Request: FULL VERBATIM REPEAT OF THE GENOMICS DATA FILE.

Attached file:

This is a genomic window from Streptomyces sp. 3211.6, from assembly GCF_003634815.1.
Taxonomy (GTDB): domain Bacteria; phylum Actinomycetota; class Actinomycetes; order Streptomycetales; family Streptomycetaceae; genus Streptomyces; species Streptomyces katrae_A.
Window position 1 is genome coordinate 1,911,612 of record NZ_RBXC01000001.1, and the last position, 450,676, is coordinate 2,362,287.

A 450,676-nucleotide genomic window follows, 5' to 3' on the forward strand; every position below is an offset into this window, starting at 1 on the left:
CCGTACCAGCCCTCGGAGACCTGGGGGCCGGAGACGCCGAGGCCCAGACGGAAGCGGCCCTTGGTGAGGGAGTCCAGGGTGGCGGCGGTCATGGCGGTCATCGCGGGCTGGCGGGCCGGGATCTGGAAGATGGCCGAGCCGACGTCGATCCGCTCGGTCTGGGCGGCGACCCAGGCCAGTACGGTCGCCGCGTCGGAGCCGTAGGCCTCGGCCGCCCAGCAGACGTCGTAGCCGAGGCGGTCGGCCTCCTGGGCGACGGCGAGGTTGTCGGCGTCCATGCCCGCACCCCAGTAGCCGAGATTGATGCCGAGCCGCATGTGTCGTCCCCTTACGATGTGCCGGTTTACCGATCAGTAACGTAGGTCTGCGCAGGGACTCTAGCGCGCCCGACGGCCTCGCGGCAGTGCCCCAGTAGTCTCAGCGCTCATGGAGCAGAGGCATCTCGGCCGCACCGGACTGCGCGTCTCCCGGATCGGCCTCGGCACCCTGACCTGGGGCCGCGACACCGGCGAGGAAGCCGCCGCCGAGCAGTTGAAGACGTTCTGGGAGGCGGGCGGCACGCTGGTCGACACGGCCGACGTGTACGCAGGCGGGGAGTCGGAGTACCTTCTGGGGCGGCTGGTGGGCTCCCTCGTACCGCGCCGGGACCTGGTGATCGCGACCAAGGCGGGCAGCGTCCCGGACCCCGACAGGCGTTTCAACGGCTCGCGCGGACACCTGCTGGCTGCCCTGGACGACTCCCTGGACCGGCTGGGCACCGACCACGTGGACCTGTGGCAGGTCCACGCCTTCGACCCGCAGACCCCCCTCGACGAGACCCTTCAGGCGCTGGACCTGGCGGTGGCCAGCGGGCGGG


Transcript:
This is a genomic window from Streptomyces sp. 3211.6, from assembly GCF_003634815.1.
Taxonomy (GTDB): domain Bacteria; phylum Actinomycetota; class Actinomycetes; order Streptomycetales; family Streptomycetaceae; genus Streptomyces; species Streptomyces katrae_A.
Window position 1 is genome coordinate 1,911,612 of record NZ_RBXC01000001.1, and the last position, 450,676, is coordinate 2,362,287.

A 450,676-nucleotide genomic window follows, 5' to 3' on the forward strand; every position below is an offset into this window, starting at 1 on the left:
CCGTACCAGCCCTCGGAGACCTGGGGGCCGGAGACGCCGAGGCCCAGACGGAAGCGGCCCTTGGTGAGGGAGTCCAGGGTGGCGGCGGTCATGGCGGTCATCGCGGGCTGGCGGGCCGGGATCTGGAAGATGGCCGAGCCGACGTCGATCCGCTCGGTCTGGGCGGCGACCCAGGCCAGTACGGTCGCCGCGTCGGAGCCGTAGGCCTCGGCCGCCCAGCAGACGTCGTAGCCGAGGCGGTCGGCCTCCTGGGCGACGGCGAGGTTGTCGGCGTCCATGCCCGCACCCCAGTAGCCGAGATTGATGCCGAGCCGCATGTGTCGTCCCCTTACGATGTGCCGGTTTACCGATCAGTAACGTAGGTCTGCGCAGGGACTCTAGCGCGCCCGACGGCCTCGCGGCAGTGCCCCAGTAGTCTCAGCGCTCATGGAGCAGAGGCATCTCGGCCGCACCGGACTGCGCGTCTCCCGGATCGGCCTCGGCACCCTGACCTGGGGCCGCGACACCGGCGAGGAAGCCGCCGCCGAGCAGTTGAAGACGTTCTGGGAGGCGGGCGGCACGCTGGTCGACACGGCCGACGTGTACGCAGGCGGGGAGTCGGAGTACCTTCTGGGGCGGCTGGTGGGCTCCCTCGTACCGCGCCGGGACCTGGTGATCGCGACCAAGGCGGGCAGCGTCCCGGACCCCGACAGGCGTTTCAACGGCTCGCGCGGACACCTGCTGGCTGCCCTGGACGACTCCCTGGACCGGCTGGGCACCGACCACGTGGACCTGTGGCAGGTCCACGCCTTCGACCCGCAGACCCCCCTCGACGAGACCCTTCAGGCGCTGGACCTGGCGGTGGCCAGCGGGCGGG